More spec remarks, putting on a deeply black hat, so be warned:
author: ssb-bfe-encoded buttwoo feed ID, an ed25519 public key
The bipf spec heavily implies that its compound values have to contain further bipf data ("with schemaless json-like semantics", "OBJECT : 5 (101) // sequence of alternating bipf encoded key and value"), but it is ambiguous about arrays ("ARRAY : 4 (100) // sequence of any other value"). Assuming arrays must also contain bipf values, you cannot put an ssb-bfe-encoded feed ID into your top-level bipf array. So do I have to wrap these in an bipf buffer (of tatically known length, nonetheless)? At the very least, this needs clarification in both specifications.
parent: ssb-bfe-encoded buttwoo message ID used for subfeeds. For the top feed this must be BFE nil.
Both author and parent must use redundant encoding, for example: why is the author ssb-bfe encoded, if you already know it has to be a buttwoo feed ID? Is an optimizing implementation allowed to just ignore the useless bytes and just look at the key instead? Or do I still have to check that they contain the only valid - i.e., completely pointless - byte pattern? This opens up room for mistakes or just peers that sow chaos, for no benefit.
sequence: number for this message in the feed
Which data type is this? How is it encoded? "number" is not a bipf type.
timestamp: integer representing the UNIX epoch timestamp of message creation
This is a bipf int (32 bit) I assume? Considering that author/parent are not bipf values either, this should be specified. Any reason to not go for 64 bit? 32 bit run out in 16 years, your crypto primitives hopefully last longer.
tag: a byte with extensible tag information (the value 0x00 means a standard message, 0x01 means subfeed, 0x02 means end-of-feed). One can use other tags to mean something else. This could be used to carry for example files as content.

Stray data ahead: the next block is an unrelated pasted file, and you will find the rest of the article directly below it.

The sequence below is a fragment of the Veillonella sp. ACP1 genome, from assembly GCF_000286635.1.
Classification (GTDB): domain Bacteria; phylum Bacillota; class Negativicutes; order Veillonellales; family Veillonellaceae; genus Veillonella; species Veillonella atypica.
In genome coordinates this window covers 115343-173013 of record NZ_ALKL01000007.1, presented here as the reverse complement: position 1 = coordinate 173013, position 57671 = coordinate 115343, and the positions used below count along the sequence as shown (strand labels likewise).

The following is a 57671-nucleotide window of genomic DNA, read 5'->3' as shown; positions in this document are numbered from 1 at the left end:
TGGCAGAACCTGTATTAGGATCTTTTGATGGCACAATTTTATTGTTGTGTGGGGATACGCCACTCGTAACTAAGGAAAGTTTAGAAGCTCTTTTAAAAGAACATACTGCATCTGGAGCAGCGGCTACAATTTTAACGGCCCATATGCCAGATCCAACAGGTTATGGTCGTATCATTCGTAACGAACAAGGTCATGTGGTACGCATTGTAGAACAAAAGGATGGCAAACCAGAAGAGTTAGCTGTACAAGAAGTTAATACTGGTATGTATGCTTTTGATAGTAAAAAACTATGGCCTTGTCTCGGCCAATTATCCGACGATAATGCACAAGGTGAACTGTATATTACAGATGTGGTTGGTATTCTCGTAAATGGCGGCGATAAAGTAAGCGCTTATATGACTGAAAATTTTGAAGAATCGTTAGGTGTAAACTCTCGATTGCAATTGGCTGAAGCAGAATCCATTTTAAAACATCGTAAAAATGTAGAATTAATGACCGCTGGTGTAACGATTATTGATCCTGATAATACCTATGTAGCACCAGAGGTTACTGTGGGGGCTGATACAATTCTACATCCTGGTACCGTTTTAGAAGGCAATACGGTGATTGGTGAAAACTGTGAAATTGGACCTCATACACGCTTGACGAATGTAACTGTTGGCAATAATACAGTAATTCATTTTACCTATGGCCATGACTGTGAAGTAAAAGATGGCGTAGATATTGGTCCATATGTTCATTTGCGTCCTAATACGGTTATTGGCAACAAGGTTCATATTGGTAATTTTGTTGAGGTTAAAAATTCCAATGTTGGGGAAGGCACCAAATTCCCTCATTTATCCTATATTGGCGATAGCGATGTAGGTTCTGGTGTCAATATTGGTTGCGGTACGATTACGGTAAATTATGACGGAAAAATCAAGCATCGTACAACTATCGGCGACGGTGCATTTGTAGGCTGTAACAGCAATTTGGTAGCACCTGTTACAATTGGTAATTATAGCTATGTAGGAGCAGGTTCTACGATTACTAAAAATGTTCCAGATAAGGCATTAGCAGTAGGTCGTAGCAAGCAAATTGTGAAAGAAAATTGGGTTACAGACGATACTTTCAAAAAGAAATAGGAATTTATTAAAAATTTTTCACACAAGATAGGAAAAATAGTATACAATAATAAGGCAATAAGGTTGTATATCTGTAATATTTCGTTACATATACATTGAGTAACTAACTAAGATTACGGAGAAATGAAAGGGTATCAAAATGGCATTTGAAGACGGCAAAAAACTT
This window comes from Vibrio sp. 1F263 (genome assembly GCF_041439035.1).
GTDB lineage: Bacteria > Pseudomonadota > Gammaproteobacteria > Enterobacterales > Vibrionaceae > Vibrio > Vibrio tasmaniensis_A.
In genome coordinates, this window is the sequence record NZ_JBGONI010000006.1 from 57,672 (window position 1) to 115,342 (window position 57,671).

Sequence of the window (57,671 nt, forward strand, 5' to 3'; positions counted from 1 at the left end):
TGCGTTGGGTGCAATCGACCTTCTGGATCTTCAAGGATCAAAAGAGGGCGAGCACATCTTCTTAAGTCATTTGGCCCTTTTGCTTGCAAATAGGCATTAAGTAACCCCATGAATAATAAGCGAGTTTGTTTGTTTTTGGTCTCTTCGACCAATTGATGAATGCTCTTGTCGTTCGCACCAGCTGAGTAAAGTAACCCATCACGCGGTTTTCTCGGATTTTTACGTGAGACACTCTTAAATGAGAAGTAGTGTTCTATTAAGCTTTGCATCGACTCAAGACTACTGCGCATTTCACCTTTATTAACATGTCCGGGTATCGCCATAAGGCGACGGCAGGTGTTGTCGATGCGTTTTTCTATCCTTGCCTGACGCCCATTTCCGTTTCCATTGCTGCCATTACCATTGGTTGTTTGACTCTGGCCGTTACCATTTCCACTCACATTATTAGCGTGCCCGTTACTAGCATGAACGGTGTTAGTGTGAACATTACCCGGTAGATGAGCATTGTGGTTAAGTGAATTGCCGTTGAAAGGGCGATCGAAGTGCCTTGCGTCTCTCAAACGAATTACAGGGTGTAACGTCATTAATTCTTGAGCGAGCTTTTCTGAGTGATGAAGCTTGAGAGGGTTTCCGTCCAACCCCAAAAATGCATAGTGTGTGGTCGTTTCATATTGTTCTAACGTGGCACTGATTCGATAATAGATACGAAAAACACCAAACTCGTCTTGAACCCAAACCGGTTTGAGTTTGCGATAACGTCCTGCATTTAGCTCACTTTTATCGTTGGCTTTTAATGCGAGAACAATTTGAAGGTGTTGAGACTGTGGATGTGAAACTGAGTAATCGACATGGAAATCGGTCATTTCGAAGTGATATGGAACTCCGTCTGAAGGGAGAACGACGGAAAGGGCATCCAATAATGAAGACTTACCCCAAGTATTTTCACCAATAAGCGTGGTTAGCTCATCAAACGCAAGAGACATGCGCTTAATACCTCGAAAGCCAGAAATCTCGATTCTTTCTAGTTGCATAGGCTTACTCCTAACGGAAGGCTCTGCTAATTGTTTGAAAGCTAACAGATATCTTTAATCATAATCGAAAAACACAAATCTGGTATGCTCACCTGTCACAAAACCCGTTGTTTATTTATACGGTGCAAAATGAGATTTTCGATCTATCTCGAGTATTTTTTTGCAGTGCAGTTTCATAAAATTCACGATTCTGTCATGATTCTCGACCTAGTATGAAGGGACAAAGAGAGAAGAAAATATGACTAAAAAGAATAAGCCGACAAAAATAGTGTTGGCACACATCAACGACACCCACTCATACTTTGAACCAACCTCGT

Please specify what an implementation must do with unknown tags.
contentLength: the length of the bipf-encoded content in bytes
hash: concatenation of 0x00 with the blake3 hash of the bipf-encoded content bytes
This contradicts that content is not necessarily bipf-encoded.
If the spec mandates a 0x00 byte at the start of the hash, then an implementation has to reject everything that does not have that byte. Any change that allows other starting bytes would be a breaking change, i.e., a whole new format. So as the spec is currently written, this byte is completely redundant and should be removed from the spec.
The content is a free form field. When unencrypted, it SHOULD be a bipf-encoded object.
Please specify what implementation must do when it is not a bipf-encoded object.
A buttwoo message consists of a bipf-encoded array of 3 fields:
Metadata must be an bipf encoded array of 8 elements:
The only unknown about the length of a message is the length of the metadata. Since the metadata starts with its length, storing the message as a bipf array is redundant, you could simply concatenate metadata, signature and content instead. An efficient limitation would ignore the first bite of the message encoding - but it has to verify that the length is correct. This byte is reduntant and forces reduntant computations (branching even) on all implementations.
Similarly, the length of the metadata array is only influenced by whether the parent is null is not. Should you really encode this by prefexing the metadata with two different, fairly large, arbitrary looking integers? Especially since the parent encoding contains the information about whether it is null again.
Overall, the information whether the parent is null is stored in three different places, in three different ways, and while only one place needs to be checked to function correctly, the consistency of all three locations has to be verified. This violates DRY in a pretty horrible manner.
Also, just out of curiosity: did you condiser VarU64 for bipf, and if so, why did you choose LEB128 above it. Adoption/implementation availability, or design reasons? CC @Dominic (?)